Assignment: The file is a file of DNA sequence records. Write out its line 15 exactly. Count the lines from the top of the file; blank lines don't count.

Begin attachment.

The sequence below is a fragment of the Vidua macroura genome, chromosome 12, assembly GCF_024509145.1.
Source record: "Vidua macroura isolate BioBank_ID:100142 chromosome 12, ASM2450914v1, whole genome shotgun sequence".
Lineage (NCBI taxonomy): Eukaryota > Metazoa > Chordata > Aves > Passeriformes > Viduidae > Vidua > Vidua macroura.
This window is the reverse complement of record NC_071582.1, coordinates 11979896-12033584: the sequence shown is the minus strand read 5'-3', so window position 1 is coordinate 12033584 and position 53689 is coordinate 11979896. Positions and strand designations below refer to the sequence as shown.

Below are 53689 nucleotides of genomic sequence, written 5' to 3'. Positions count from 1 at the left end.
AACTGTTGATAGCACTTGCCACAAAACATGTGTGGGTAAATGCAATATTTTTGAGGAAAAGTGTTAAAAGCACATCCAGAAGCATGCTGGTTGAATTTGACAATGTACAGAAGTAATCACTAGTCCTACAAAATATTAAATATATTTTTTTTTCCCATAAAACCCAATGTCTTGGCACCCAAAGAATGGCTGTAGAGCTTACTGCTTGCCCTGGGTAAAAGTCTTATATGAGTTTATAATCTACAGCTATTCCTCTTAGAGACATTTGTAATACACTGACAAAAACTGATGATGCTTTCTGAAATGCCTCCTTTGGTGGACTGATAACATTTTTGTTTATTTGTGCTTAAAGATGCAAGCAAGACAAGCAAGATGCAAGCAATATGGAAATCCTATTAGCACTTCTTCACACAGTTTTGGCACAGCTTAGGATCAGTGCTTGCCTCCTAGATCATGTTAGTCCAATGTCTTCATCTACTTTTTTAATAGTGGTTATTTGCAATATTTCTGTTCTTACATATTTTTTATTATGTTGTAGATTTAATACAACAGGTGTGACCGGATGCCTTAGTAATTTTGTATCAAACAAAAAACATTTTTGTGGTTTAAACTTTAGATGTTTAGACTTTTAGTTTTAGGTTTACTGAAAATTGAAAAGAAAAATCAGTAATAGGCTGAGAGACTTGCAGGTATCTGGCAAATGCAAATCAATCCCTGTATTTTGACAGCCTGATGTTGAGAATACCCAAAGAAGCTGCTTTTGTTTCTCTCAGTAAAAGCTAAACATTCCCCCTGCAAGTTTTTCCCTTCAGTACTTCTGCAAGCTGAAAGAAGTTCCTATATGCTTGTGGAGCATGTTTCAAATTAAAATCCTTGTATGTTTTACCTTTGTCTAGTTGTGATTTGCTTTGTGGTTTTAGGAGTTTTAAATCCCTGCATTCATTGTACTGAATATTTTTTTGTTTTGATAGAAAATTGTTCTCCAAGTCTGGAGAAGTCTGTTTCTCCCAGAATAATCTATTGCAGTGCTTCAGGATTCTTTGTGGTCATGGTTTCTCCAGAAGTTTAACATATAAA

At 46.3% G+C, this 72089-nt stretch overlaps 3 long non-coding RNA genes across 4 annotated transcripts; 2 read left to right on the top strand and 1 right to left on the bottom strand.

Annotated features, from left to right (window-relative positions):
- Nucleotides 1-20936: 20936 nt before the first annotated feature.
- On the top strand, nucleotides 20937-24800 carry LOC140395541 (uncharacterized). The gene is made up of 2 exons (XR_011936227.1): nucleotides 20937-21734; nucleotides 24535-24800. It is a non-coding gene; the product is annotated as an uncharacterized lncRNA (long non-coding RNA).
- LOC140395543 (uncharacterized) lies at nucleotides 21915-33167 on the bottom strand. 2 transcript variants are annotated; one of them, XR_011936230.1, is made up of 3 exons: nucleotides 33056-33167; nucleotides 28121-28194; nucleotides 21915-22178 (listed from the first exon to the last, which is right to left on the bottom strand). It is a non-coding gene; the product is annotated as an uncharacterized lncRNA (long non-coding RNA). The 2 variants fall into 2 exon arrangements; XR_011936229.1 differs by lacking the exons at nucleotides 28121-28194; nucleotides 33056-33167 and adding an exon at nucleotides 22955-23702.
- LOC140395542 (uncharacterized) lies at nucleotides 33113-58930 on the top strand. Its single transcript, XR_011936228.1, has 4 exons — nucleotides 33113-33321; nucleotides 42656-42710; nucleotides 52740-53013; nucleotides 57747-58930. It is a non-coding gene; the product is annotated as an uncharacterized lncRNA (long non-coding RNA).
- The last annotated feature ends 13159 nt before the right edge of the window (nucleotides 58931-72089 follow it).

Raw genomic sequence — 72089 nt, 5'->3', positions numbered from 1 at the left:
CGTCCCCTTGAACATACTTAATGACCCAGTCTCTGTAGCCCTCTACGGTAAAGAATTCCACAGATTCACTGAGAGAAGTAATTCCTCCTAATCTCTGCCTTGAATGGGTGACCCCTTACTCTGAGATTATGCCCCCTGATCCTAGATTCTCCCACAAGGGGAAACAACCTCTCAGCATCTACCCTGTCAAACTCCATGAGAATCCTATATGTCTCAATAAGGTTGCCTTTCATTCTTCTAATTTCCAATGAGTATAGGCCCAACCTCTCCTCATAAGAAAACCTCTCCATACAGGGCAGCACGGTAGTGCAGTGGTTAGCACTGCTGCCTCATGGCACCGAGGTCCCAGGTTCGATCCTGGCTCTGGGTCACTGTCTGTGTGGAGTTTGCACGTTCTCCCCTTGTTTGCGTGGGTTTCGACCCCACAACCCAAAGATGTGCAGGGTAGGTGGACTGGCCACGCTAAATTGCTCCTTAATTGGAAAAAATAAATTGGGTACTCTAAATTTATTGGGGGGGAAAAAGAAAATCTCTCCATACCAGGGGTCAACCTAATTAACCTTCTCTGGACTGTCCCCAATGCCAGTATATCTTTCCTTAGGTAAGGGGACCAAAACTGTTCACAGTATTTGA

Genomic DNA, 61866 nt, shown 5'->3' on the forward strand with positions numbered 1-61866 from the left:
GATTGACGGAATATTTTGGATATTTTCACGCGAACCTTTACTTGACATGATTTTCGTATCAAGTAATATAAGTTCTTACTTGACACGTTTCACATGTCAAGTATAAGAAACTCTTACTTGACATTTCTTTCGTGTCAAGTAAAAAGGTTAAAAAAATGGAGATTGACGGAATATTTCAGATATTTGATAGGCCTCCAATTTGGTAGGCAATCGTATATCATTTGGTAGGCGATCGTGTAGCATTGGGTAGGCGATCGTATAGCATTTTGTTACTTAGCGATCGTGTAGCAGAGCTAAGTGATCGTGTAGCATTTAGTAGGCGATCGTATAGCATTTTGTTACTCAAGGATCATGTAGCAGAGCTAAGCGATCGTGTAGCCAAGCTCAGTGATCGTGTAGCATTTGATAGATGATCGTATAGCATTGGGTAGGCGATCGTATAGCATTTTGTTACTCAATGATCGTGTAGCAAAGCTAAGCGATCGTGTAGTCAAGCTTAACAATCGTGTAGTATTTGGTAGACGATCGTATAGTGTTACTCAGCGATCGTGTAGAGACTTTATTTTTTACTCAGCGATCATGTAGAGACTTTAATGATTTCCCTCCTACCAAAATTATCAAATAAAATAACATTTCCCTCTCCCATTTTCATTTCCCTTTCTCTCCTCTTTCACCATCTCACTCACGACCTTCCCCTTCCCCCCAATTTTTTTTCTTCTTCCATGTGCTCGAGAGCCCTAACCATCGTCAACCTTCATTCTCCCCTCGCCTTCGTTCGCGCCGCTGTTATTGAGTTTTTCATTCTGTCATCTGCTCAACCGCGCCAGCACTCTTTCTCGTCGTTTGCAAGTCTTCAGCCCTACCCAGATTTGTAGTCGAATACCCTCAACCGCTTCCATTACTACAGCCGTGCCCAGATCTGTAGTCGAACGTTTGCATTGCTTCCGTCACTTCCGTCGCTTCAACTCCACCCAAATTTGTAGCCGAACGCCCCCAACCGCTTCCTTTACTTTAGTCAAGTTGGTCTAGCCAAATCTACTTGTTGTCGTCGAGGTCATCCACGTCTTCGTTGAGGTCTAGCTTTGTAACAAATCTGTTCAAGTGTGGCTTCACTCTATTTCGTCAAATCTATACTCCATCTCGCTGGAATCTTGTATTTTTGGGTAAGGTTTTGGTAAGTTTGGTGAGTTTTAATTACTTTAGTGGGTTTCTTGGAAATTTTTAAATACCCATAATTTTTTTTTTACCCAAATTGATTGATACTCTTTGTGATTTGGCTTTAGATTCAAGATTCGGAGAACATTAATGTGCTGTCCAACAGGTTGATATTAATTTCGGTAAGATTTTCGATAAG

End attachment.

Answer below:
CGTCCCCTTGAACATACTTAATGACCCAGTCTCTGTAGCCCTCTACGGTAAAGAATTCCACAGATTCACTGAGAGAAGTAATTCCTCCTAATCTCTGCCTTGAATGGGTGACCCCTTACTCTGAGATTATGCCCCCTGATCCTAGATTCTCCCACAAGGGGAAACAACCTCTCAGCATCTACCCTGTCAAACTCCATGAGAATCCTATATGTCTCAATAAGGTTGCCTTTCATTCTTCTAATTTCCAATGAGTATAGGCCCAACCTCTCCTCATAAGAAAACCTCTCCATACAGGGCAGCACGGTAGTGCAGTGGTTAGCACTGCTGCCTCATGGCACCGAGGTCCCAGGTTCGATCCTGGCTCTGGGTCACTGTCTGTGTGGAGTTTGCACGTTCTCCCCTTGTTTGCGTGGGTTTCGACCCCACAACCCAAAGATGTGCAGGGTAGGTGGACTGGCCACGCTAAATTGCTCCTTAATTGGAAAAAATAAATTGGGTACTCTAAATTTATTGGGGGGGAAAAAGAAAATCTCTCCATACCAGGGGTCAACCTAATTAACCTTCTCTGGACTGTCCCCAATGCCAGTATATCTTTCCTTAGGTAAGGGGACCAAAACTGTTCACAGTATTTGA